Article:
Wednesday, July 8

Muslim Nobel Prize winners

I have written many times about why I think the idea of trying to link religion to science is evidence that the argument is very very weak. If you are indeed trying to say that there is something called as Muslim science or one should be proud of any medieval Muslim scientist just because they were Muslim (and ignoring any other scientist from another religion), then we have a bit of an issue. I discussed this on a list which had sent around a typical email talking about why people should be proud of Muslim scientists.

My first response:

Only if their respective achievements were primarily due to them belonging to Islam. If there is no connection or causality, then the fact that they were Muslims is about as important as them having hair or living in the northern hemisphere. ;)

My second response:

I am afraid then I am bit confused with Mike's original point. If he is saying that we should celebrate their success because they are Muslims, then yes, definitely.�
But he goes on to talk about Muslim Science & Technology which is frankly silly. One might as well as make the argument that so many Muslim Scientists have actually have had to face opposition from the Muslim jurists and theologians who presumably would know what Islam is. Reminds me of the emails I see about Jewish nobel prize winners. As it their religion had anything to do with the pursuit of science as Jack mentions. Hence the confusion.�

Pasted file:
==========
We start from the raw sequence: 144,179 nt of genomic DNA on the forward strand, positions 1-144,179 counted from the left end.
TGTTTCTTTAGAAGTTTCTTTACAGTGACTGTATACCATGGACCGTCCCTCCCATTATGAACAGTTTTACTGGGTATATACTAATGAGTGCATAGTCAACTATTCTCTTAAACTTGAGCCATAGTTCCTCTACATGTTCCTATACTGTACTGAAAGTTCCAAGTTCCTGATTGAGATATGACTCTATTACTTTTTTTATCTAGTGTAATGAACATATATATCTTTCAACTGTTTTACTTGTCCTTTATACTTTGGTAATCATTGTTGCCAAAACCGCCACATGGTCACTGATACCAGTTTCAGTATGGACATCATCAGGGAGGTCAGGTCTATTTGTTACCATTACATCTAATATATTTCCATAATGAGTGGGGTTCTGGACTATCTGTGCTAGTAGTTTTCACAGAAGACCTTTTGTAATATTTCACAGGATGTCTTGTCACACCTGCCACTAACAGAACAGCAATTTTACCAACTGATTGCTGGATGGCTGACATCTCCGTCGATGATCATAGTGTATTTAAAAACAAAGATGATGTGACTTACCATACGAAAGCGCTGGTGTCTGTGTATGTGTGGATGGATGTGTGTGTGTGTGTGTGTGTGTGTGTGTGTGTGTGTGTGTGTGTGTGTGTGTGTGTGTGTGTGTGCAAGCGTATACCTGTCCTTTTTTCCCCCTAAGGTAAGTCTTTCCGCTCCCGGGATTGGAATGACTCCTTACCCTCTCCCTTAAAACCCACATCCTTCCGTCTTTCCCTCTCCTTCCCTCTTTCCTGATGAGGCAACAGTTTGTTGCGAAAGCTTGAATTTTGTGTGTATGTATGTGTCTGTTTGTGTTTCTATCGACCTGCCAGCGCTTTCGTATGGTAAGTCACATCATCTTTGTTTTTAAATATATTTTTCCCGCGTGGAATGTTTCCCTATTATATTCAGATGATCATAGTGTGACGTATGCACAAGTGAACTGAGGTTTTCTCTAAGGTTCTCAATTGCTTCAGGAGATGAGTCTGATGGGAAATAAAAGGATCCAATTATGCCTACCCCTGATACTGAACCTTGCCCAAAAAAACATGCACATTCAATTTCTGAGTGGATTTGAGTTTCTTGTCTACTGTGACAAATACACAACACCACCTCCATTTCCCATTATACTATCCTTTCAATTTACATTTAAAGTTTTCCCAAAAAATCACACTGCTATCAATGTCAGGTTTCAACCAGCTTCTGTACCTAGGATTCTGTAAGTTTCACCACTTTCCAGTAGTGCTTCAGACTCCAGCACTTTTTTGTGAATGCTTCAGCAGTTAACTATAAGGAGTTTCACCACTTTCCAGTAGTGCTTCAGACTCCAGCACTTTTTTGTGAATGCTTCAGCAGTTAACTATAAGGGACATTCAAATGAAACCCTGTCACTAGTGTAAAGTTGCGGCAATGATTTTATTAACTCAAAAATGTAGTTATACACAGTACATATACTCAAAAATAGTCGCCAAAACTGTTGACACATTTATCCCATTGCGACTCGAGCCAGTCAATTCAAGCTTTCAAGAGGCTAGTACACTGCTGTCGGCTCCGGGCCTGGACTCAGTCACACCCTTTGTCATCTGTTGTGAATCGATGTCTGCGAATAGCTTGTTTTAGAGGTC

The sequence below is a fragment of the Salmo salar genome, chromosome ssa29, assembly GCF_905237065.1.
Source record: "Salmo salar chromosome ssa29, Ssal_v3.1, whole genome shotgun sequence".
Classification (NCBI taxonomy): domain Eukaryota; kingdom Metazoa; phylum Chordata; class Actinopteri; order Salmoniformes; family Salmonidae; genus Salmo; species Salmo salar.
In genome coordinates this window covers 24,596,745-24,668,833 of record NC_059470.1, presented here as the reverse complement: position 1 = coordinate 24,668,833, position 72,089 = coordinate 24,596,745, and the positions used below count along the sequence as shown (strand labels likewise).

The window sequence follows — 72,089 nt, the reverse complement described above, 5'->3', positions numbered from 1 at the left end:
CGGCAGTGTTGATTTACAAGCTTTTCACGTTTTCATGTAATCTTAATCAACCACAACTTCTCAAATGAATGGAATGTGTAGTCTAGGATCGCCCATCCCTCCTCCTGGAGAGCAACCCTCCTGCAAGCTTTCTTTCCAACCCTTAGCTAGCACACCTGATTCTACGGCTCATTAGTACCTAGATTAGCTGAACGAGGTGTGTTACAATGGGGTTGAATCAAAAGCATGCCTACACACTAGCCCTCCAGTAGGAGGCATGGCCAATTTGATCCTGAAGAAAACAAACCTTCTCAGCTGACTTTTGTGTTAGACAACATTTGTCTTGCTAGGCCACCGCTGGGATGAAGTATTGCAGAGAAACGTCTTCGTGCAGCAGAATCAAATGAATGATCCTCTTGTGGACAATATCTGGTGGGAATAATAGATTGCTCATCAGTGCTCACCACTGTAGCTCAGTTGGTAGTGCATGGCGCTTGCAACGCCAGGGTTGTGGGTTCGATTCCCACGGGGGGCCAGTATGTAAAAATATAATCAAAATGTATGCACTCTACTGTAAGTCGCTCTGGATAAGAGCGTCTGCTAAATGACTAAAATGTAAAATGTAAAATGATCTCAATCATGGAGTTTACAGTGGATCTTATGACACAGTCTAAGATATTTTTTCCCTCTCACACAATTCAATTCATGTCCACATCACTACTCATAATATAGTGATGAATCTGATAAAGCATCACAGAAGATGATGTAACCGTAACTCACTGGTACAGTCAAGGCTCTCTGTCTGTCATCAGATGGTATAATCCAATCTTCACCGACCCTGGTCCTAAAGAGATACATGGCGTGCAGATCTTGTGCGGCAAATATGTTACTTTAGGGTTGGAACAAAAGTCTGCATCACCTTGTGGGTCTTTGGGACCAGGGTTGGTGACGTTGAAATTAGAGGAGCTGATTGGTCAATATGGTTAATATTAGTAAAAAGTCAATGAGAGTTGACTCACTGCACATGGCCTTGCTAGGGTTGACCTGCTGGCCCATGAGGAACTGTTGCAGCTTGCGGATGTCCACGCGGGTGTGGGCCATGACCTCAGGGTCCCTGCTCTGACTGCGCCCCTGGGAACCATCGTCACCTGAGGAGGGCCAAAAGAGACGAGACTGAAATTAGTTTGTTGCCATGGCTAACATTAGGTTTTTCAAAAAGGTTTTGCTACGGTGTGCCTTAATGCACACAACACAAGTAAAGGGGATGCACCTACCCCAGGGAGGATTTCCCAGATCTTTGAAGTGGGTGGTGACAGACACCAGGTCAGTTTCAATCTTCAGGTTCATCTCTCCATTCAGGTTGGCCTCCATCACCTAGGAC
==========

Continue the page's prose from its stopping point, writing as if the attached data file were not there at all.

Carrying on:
Then when i was asked about the opposition, this is what I wrote:


I didnt mean to refer to the article itself, but we do not have to go that far back to prove that point. We were talking about nobel prizes earlier. Out of the handful of Muslim nobel prize winners, we have Mahfouz who was given death threats, nearly assasinated and frankly because of the attack, his golden pen was almost silenced. The man who wrote for days on end, forgetting to eat, sitting at that souk cafe and churning out wonderful prose was condemned to just be able to write for few minutes per day.

How about Abdus Salam? A man, who was by all accounts a brilliant teacher and researcher, who wanted to setup educational institutions in his country, was buried in a cold and lonely grave without any official recognition. His grave stone first said, the First Muslim Nobel Laureate, and then amazingly enough, on government orders pushed by clerics, the word Muslim was chiselled off. Guess what the gravestone says now? First Nobel Laureate.

A lesser case can be thought of for Pamuk who was castigated and a criminal case launched against him. While you cannot say this was for strictly religious reasons, there is that strand in that nationalistic framework which got him into trouble. Zewail seems to be the only person who escaped this, perhaps because he never worked in a muslim country or perhaps the extremists did not understood his work :)

sighs, this argument is really silly. Think about ibn Rushd or our man Omar Khayyam who got into trouble. When luminaries of that ilk can get into trouble…

1 comment:

Ganesh Hegde said...

I agree with you on this,
Omar Khayyam was positively vitriolic in his attitude towards mullahs and religion in general.
One more thing. I think it is coincidental that all of these big guns were Muslims. If one probes into ethnicity of the scholars of the golden age of islam, then one notices that the majority of the scholars were Persian. It has nothing to do with religion IMO. More to do with opportunities provided w.r.t education, which was already well established by then amongst Persians. With the exception of Al-Ghazali, I find few Arabs of mention. Al-Ghazali again, was weird in that he held that everything was due to God, a paper burnt because the angels made it, but he was a scholar nevertheless. I find this to be common amongst Jews and Brahmins too, this emphasis on education. Naturally you're going to have more achievers coming from these communities.